BUGGING OUT – (Evacuating)EDC (Every Day Carry) These are the items you carry on your person on an everyday basis. EDC’s are predicated on the premise that an emergency may strike at any moment, any time, any day. My EDC is my wallet, I have adhesive strips “band aids”, a large safety pin that I use for repairs, first aid, lock picking, and a host of other McGyver stuff. There’s also a survival multi-tool with a dozen uses and of course, cash. Bring a flashlight – the small LED button lights are marvelous. Bring a lighter – nothing beats a lighter for starting fires. An emergency situation is not the place to start learning how to light a fire. Rubbing sticks together or striking stones to make fire takes some time to learn. Study now. Learn how to start a fire with a battery (your cellphone has one – but only use it if a fire has priority over communications) and a staple wire. BOB (Bug Out Bag) My bug out bag is my 33 liter capacity laptop bag which contains my pocket survival kit, ten mile cloth bandanna, monocular, hoody wind/rain jacket, trauma medical kit and a host of other goodies. This bag goes with me to corporate meetings (my netbook, flash drives and peripherals are in it) as well as three day jaunts to the province, training courses, jungle treks and the rest of my Prepper activities. BOV (Bug Out Vehicle) Depending on where you live and your situation, your bug out vehicle may be a 4X4 monster truck, a family sedan, a dual purpose motorcycle, a mountain bike or a cariton! Consider the fact that in a bug out situation the usual routes will be clogged with fellow evacuees. Recall images of Hurricane Katrina in Florida and Louisiana – highways filled with so many cars they looked like giant parking lots. Figure out your PACE – Primary, Alternate, Contingency and Emergency routes. Have at least two and at best four routes out of your area. Consider waterways for your bug out. If you have the means, consider air travel as well. Otherwise, be prepared to hunker down and Shelter-In-Place in your home, office or school.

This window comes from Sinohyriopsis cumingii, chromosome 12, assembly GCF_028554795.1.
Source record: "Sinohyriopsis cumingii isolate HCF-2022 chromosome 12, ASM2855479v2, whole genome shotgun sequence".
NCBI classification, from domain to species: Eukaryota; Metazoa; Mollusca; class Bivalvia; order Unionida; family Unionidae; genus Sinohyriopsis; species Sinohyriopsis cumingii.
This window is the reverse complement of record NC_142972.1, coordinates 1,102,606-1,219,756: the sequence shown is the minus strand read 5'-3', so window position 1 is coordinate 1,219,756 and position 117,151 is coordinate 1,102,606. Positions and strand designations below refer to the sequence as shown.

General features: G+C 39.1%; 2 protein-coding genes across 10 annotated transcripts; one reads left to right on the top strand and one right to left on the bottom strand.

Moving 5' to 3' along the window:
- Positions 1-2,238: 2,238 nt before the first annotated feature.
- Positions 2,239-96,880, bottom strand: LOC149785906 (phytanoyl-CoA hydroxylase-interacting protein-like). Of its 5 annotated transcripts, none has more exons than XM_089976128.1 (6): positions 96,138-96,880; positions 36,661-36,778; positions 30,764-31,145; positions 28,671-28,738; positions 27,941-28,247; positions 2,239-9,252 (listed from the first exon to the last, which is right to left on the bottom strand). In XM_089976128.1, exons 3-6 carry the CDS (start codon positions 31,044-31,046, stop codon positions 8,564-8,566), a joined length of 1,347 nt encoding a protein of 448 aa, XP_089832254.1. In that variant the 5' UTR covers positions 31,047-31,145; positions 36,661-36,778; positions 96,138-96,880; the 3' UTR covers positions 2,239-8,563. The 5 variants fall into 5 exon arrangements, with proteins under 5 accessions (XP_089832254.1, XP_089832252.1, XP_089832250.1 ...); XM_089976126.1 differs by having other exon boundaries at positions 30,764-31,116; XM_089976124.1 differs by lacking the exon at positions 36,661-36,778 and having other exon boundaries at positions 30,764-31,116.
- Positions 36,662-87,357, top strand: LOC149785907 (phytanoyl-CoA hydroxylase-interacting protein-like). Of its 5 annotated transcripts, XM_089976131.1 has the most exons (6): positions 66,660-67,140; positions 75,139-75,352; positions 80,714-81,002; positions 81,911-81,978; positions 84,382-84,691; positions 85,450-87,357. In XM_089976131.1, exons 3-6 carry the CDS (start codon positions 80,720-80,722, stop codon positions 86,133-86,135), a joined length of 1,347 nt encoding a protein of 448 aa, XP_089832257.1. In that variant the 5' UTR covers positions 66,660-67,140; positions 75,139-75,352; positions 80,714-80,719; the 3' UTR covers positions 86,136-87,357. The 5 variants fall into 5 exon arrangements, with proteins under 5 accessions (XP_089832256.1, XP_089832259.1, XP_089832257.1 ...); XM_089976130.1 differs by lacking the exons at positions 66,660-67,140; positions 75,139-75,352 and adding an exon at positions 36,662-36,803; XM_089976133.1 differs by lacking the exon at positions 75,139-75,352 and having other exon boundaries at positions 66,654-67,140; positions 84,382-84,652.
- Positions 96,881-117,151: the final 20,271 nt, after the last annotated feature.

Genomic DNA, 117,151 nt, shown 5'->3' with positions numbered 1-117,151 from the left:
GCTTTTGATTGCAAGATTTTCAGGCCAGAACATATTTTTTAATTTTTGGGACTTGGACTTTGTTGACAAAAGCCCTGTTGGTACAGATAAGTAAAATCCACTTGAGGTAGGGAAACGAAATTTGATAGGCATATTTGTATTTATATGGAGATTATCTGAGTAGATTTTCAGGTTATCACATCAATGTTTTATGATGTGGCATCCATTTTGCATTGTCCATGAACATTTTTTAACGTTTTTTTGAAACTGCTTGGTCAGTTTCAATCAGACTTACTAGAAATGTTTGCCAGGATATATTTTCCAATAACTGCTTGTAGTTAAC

Pinoy Prepper’s Observations:Its not the rich Prepper with the latest bells and whistles who will make it through a long term disaster. It’s the street dwellers who live on survival mode on a daily basis. It’s the person with the kariton poking through the garbage and cooking with the tin can you threw out months ago. It’s the street folk who are used to this environment. They know where the best pickings are, where to find water, how to prepare what food they forage. They live without most of the things we “civilized folks” take for granted. No bed, no bathroom, no water, no closet full of clothes, no laptop, no aircon, heck, no electricity! The point being raised here is the fact that we have to train and condition ourselves to survival conditions. Anybody who is comfort oriented will have a hard time surviving the big one. If you can’t sleep without air conditioning, can’t go to the corner convenience store without your car or can’t walk a city block, think again. You have to toughen yourself up for an emergency. Think about this… Scientists at the Pennington Biomedical Research Center in Louisiana analyzed the lifestyles of more than 17,000 men and women over about 13 years, and found that people who sit for most of the day are 54 percent more likely to die of heart attacks. Exercise! More than half of us chair sitters are going to die of a heart attack let alone a major emergency. If push comes to shove, can you walk 10 kilometers (that’s not far – runners run that distance)? Drink water from a nearby stream? Sleep under the stars? Can you live without your aircon? Cellphone? Car? Comfort food? Starbucks? Facebook? - if you can’t, have another think. Establish your priorities. Have you made peace with your maker? Do you have faith in your abilities? Are you trained? Do you have the skills needed to survive? This is what Prepping and being a Prepper is all about. Continue Reading
I've recently discovered some flood hazard maps at nababaha.com, a project by members of the Volcano-Tectonics Laboratory of the National Institute of Geological Sciences. According to their website:Continue Reading
"These hazard maps are indicative inundation maps for large flood events and useful only for knowing where not to be during extremely heavy rainfall. For local governments, these flood hazard maps can be used for localized emergency response (i.e. evacuation and access routes, road closures, siting of key rescue facilities) and for urban planning."Take a look at the citizen reports at http://www.nababaha.com/report/view.php
Latest articles Continue Reading
There are many ways to make water safe for drinking. One method that's starting to gain acceptance in tropical countries is solar water disinfection, or SODIS, because it is simple, practically free and uses low-tech, easy-to-find materials. The World Health Organisation, UNICEF, and the Red Cross recommend the SODIS method for treating drinking water in developing countries.